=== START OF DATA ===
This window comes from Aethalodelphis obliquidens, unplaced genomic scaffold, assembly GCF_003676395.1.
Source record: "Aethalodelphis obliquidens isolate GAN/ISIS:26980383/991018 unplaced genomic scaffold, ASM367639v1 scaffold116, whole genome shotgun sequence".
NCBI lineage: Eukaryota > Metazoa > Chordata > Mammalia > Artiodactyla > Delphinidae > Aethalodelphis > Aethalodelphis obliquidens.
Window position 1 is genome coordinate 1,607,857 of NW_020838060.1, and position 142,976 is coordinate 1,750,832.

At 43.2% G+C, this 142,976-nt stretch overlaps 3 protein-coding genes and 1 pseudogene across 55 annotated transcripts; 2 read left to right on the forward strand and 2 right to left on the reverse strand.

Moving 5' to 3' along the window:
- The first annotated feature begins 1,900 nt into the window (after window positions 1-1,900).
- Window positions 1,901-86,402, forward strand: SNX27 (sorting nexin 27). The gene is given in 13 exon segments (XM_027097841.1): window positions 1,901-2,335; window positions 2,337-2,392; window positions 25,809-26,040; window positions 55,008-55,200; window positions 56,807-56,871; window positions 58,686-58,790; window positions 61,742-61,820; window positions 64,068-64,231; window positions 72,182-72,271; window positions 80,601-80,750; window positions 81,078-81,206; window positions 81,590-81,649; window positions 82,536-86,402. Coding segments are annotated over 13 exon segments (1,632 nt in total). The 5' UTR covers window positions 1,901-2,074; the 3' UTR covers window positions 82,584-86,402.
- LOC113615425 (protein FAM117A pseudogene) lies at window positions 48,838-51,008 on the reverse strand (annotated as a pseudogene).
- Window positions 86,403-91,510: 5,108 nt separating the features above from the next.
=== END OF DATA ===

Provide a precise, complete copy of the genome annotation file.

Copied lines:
This window comes from Aethalodelphis obliquidens, unplaced genomic scaffold, assembly GCF_003676395.1.
Source record: "Aethalodelphis obliquidens isolate GAN/ISIS:26980383/991018 unplaced genomic scaffold, ASM367639v1 scaffold116, whole genome shotgun sequence".
NCBI lineage: Eukaryota > Metazoa > Chordata > Mammalia > Artiodactyla > Delphinidae > Aethalodelphis > Aethalodelphis obliquidens.
Window position 1 is genome coordinate 1,607,857 of NW_020838060.1, and position 142,976 is coordinate 1,750,832.

At 43.2% G+C, this 142,976-nt stretch overlaps 3 protein-coding genes and 1 pseudogene across 55 annotated transcripts; 2 read left to right on the forward strand and 2 right to left on the reverse strand.

Moving 5' to 3' along the window:
- The first annotated feature begins 1,900 nt into the window (after window positions 1-1,900).
- Window positions 1,901-86,402, forward strand: SNX27 (sorting nexin 27). The gene is given in 13 exon segments (XM_027097841.1): window positions 1,901-2,335; window positions 2,337-2,392; window positions 25,809-26,040; window positions 55,008-55,200; window positions 56,807-56,871; window positions 58,686-58,790; window positions 61,742-61,820; window positions 64,068-64,231; window positions 72,182-72,271; window positions 80,601-80,750; window positions 81,078-81,206; window positions 81,590-81,649; window positions 82,536-86,402. Coding segments are annotated over 13 exon segments (1,632 nt in total). The 5' UTR covers window positions 1,901-2,074; the 3' UTR covers window positions 82,584-86,402.
- LOC113615425 (protein FAM117A pseudogene) lies at window positions 48,838-51,008 on the reverse strand (annotated as a pseudogene).
- Window positions 86,403-91,510: 5,108 nt separating the features above from the next.